Saturday, February 03, 2007

Two Paulas

I was messing with my 28mm f/2.8 lens inside today, working up the fortitude to go out into the wind and cold, and found that I'd taken a casual, mirrored self-portrait with Paula Modersohn Becker's self portrait looking over my shoulder. I took a more studied version of it -- and it reminded me of a series of poems I'd written years ago, circa 1999, called "Self-Portrait With Self Portrait." I dredged one out, no mean task as the bulk of my oeuvre (such as it is) was written with a now obsolete word processing program; opening the poems in Microsoft Word tends to create mincemeat, arguably an improvement over my dull iambs and clunking narrative.

So, anyway, the poem's in high confessional mode, N. being the poetic wight who broke my heart in med school, the husband in question being long-shed husband #1, and the occasion is being pregnant during internship.


For somewhere there is an ancient enmity
between our daily life and the great work.

Rainer Maria Rilke, “Requiem for A Friend”

Dearest N.,

Today I found your postcard, Picasso’s blue
thin girl scowling under coils of hair.
Scrawled, on the back, This is you. Love, N.

How that astonished me ! I am pink now, and fat.
Becker's Self Portrait is my new lie.

All winter the Angel of Death has dogged me
across the floe, locum tenens for my AWOL muse.
She doodles arcades of moons on my sheets.
An inkspatter spoor leads from porch rail to clothesline,
and a fine, black-tipped down flocks my baseboards.
Annoyed, my husband calls me “glandular.”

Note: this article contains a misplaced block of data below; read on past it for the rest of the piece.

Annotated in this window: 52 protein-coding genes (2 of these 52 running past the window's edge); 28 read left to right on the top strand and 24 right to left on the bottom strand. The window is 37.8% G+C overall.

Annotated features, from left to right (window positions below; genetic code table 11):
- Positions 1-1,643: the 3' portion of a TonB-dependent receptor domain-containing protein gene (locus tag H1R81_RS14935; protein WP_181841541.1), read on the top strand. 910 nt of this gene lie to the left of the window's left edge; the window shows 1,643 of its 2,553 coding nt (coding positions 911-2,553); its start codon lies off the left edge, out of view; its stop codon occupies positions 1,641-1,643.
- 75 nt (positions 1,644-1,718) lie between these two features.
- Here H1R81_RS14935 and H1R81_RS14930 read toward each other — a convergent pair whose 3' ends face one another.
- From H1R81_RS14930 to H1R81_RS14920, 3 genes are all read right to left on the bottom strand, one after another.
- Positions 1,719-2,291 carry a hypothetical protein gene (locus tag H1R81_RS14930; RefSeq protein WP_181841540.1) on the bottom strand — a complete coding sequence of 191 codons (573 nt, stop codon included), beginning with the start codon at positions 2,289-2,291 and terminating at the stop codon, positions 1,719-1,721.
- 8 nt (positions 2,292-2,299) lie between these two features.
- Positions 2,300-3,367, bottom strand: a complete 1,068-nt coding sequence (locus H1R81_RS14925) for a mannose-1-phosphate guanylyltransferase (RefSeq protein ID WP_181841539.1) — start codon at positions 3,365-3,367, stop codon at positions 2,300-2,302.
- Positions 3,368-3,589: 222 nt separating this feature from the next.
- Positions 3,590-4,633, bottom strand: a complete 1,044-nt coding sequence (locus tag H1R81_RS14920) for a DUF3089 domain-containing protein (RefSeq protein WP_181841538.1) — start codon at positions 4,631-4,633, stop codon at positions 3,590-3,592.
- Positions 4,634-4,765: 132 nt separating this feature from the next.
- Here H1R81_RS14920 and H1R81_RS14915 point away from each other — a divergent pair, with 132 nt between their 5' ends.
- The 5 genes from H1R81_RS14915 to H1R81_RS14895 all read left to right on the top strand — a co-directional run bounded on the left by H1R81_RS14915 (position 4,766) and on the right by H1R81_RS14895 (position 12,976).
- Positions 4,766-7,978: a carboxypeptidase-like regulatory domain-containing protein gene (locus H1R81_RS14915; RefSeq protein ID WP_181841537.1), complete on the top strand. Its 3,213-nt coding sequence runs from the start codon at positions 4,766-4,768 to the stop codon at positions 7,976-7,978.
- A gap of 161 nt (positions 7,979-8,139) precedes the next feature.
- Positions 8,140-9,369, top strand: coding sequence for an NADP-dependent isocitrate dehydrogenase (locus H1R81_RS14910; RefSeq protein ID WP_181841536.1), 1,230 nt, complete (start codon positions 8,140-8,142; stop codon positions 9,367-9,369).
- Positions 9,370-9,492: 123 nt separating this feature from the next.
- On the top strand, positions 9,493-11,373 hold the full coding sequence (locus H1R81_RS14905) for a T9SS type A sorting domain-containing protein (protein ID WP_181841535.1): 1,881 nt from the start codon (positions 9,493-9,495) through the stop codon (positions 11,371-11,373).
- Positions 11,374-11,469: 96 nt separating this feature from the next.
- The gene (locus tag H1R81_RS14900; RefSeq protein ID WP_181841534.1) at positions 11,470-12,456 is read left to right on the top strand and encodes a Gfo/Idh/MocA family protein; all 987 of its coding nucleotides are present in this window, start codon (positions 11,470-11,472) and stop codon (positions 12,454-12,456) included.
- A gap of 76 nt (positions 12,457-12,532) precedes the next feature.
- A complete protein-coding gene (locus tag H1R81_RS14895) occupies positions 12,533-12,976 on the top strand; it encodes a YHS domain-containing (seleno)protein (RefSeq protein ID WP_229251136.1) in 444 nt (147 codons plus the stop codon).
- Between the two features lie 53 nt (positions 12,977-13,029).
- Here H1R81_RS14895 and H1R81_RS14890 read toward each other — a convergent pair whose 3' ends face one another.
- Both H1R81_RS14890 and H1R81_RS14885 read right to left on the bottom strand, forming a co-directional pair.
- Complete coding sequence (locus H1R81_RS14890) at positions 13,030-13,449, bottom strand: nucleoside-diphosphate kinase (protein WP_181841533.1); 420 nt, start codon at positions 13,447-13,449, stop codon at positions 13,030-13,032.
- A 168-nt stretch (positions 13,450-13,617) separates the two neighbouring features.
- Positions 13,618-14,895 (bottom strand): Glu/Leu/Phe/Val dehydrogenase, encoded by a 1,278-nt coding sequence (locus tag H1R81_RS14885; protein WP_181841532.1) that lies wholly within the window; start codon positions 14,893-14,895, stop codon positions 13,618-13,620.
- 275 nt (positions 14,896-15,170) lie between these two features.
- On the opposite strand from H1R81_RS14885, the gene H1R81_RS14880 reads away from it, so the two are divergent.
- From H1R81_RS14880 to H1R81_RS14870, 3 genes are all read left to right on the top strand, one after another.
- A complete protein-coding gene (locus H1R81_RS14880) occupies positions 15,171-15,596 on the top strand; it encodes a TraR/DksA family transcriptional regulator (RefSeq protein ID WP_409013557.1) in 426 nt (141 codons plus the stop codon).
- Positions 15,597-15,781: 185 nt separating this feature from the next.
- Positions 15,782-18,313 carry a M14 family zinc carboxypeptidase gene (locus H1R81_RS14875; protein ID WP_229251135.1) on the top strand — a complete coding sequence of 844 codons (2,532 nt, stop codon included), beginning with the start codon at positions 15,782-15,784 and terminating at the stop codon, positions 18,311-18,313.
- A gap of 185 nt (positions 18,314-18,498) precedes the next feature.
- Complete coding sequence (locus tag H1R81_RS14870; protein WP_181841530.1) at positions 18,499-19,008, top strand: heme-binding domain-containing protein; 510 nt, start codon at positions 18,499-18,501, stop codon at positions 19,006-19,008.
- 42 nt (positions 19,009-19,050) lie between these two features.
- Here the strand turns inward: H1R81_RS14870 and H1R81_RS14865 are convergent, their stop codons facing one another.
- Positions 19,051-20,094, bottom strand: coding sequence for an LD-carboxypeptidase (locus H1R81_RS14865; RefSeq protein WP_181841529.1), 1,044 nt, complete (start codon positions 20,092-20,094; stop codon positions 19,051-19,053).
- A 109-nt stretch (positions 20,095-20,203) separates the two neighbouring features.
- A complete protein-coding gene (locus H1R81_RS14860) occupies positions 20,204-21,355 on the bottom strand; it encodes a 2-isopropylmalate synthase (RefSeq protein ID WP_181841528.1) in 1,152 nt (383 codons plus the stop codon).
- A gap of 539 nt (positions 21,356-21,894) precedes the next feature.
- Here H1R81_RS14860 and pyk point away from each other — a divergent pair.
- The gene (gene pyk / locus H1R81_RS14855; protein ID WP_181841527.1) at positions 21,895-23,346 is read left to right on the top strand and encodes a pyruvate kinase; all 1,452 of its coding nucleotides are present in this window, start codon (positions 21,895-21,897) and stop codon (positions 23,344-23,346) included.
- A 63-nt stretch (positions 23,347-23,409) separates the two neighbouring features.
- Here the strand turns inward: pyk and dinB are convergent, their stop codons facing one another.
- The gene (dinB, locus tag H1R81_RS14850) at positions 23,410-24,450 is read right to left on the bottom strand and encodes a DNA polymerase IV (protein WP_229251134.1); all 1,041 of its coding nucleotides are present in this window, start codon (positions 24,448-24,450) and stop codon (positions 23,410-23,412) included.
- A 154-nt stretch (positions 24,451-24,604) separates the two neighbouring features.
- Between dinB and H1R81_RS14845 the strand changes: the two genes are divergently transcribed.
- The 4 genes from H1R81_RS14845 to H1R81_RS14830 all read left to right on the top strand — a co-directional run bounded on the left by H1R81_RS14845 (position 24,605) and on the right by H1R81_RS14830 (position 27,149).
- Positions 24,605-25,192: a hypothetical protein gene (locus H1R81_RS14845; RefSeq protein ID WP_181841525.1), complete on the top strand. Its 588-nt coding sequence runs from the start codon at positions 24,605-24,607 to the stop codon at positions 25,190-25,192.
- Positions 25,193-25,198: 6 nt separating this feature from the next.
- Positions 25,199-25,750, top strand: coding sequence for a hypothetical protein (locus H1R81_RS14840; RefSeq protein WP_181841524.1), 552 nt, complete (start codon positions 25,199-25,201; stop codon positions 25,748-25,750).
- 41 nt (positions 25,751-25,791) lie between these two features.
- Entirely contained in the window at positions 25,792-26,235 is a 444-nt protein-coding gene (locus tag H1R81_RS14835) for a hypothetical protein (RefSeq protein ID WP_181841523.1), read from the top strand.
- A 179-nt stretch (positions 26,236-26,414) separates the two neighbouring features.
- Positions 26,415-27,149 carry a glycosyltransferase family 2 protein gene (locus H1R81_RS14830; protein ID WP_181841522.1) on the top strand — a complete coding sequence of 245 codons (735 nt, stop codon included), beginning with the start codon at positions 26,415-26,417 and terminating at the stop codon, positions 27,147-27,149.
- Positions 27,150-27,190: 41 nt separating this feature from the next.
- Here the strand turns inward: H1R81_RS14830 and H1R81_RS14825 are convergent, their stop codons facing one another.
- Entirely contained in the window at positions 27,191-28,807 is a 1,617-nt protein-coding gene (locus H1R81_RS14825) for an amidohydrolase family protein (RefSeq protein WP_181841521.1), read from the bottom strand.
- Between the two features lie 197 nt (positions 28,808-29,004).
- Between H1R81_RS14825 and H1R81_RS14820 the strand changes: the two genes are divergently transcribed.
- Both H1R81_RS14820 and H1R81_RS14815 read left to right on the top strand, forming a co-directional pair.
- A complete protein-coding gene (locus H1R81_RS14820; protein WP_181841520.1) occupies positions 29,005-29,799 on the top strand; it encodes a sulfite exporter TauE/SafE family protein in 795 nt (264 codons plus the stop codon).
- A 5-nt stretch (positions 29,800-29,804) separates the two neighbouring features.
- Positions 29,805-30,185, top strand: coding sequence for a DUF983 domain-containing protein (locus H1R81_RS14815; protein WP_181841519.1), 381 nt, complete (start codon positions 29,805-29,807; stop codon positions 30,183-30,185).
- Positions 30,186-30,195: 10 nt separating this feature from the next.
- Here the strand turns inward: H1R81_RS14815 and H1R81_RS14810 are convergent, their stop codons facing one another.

For “morbid” he malaprops “moribund,”
for gorge, “gouge.” My alienist diagnosed
nostalgie de boue. My father told me so.

At deathbeds, to keep from sinking,
I stare at teeth. When the nurses turn their backs
I pocket chits of blue code, the torsades
and fibrillations, agonal blips and asystoles
the stylus burned onto the spilling grid,
a fingernail on run-out time.
Beneath the sisters’ rule and tutelage,
my alphabet devolves: Palmer curve,
flatline, dot. Pronunciation: Dead.

As you might expect, I’m drinking again.
Last night, on the bathroom floor, I dreamed
of a mannikin whispering, “Le luth, le luth,”
or it could have been “La lutte, la lutte.”
I woke to a gull stalled in an updraft,
a crooked Casseopeia. The icicles pointed up.
By noon the neighbor’s bullish boys
had trampled the fresh snow to hemoglobin.
My husband turns his eyes from Becker’s breasts,
as I do from mine. Pulpy and moot as glib fruits.

Although unpracticed in Annunciation,
my Angel obliged, grackling off key on a bent horn.
I flubbed my lines. Stumbled at "handmaid"
and improvised Daylight unbinds the darkness
of the world. Turn off the lights so I can see.
There was a jar in Massachu.

I wish you could see the lozenges of light
that quiver on the muddy wallpaper
when ice and glass fracture the afternoon.
They iridesce, spectral fish in shallows.
N., something like them minnows in me now,
a drop of light, subtle, precarious, stained red
by perilous passage. My little light-fish.

You’d redline that. Pisciculus lucis. Any better ?
I remember how you sent me scavenging
for “tittivate.” I scoured my books for days,
neglecting Gray, almost flunking out,
until it winked back from Stevens’ Monocle
You fished “scratched isinglass” out of Bishop in an hour,
then aced the anatomy practicum.
Embryology’s old saw rasps through my head:
ontogeny recapitulates phylogeny.
You called it “fishy” and “sentimental,”
like a coincidence of birthdays or given names,
of Februaries, Paulas and conceptions.
A wilderness of sentiment encroaches.
Watch me submit.


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